A while ago — sometime in March, I believe — you and I had a chat about meals for men. Remember? We discussed what to put on the menu to suit the typically masculine taste. And we came to the conclusion that men generally prefer simple, hearty fare to dressy dishes, that they like old-time, substantial food to novelties or frills. For example, most men will choose corned "beef any time to dainty "bits like sweetbreads or squab. And we agreed that men generally liked roasted or broiled meats best, that they count on the old reliable Irish potato with meat, that they like plain, simple vegetables and salads, and that, if they have a sweet tooth, they will incline toward pie and ice cream rather than any other kind of dessert.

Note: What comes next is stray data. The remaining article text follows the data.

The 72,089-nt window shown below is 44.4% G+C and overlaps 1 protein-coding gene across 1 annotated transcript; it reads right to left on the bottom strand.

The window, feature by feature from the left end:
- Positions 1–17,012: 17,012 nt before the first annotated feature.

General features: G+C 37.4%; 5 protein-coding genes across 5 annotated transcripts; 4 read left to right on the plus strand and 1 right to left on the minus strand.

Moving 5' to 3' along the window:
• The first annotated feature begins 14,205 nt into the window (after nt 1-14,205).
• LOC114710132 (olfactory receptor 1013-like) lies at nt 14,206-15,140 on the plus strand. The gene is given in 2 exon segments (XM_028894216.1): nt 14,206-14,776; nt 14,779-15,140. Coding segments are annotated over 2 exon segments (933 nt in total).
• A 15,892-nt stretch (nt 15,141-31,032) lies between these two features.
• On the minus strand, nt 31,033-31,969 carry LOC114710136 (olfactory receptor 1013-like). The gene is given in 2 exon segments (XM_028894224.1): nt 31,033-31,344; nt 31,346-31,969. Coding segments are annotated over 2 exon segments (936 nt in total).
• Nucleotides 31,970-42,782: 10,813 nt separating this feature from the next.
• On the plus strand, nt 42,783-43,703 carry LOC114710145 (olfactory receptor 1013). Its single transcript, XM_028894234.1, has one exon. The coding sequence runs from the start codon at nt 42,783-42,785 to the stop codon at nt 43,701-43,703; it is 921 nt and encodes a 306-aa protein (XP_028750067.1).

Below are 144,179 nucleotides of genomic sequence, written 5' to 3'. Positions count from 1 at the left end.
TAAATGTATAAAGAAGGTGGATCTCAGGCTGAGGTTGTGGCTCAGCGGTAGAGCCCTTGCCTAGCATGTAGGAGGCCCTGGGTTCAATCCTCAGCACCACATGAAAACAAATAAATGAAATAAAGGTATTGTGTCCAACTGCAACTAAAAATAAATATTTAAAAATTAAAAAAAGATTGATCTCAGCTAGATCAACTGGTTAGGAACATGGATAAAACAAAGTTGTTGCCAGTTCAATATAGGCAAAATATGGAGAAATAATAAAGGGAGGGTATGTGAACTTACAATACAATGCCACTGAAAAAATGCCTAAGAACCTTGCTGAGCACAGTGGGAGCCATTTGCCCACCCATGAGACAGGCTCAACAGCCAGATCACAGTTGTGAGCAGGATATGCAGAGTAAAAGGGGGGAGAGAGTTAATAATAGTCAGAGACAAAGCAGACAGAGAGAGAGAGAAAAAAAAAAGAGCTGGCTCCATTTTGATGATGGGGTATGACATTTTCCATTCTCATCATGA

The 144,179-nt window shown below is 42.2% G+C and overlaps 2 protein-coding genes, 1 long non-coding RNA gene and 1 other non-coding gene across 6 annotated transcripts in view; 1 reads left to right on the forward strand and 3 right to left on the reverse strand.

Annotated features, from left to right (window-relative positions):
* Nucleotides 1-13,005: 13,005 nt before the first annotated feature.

But when you're having just women in to a meal, that's quite another story. When you're entertaining the girls at a bridge luncheon, say, or when you're having the other wives in to a May-morning breakfast or a springtime tea, then you'll probably reverse many of these rules about menus for men. You know how we women are. When we're out by ourselves, our taste in the food line is usually very different from that which would please our husbands. Feminine inclinations generally are toward light, dainty food and away from calories. We enjoy the frills. We like food that looks pretty. And we like novelty dishes — new ways of cooking or serving.

                  Colorful fruits and vegetables appeal to us. That's one reason why tea rooms catering to women so often make a specialty of good-looking salads, vegetable plates, and fruit desserts. A successful restaurant in New York made a report on pies recently. The report said that mince and apple pies were most popular with men, but that lemon chiffon pies were the biggest sellers to women guests. Frills again, you see.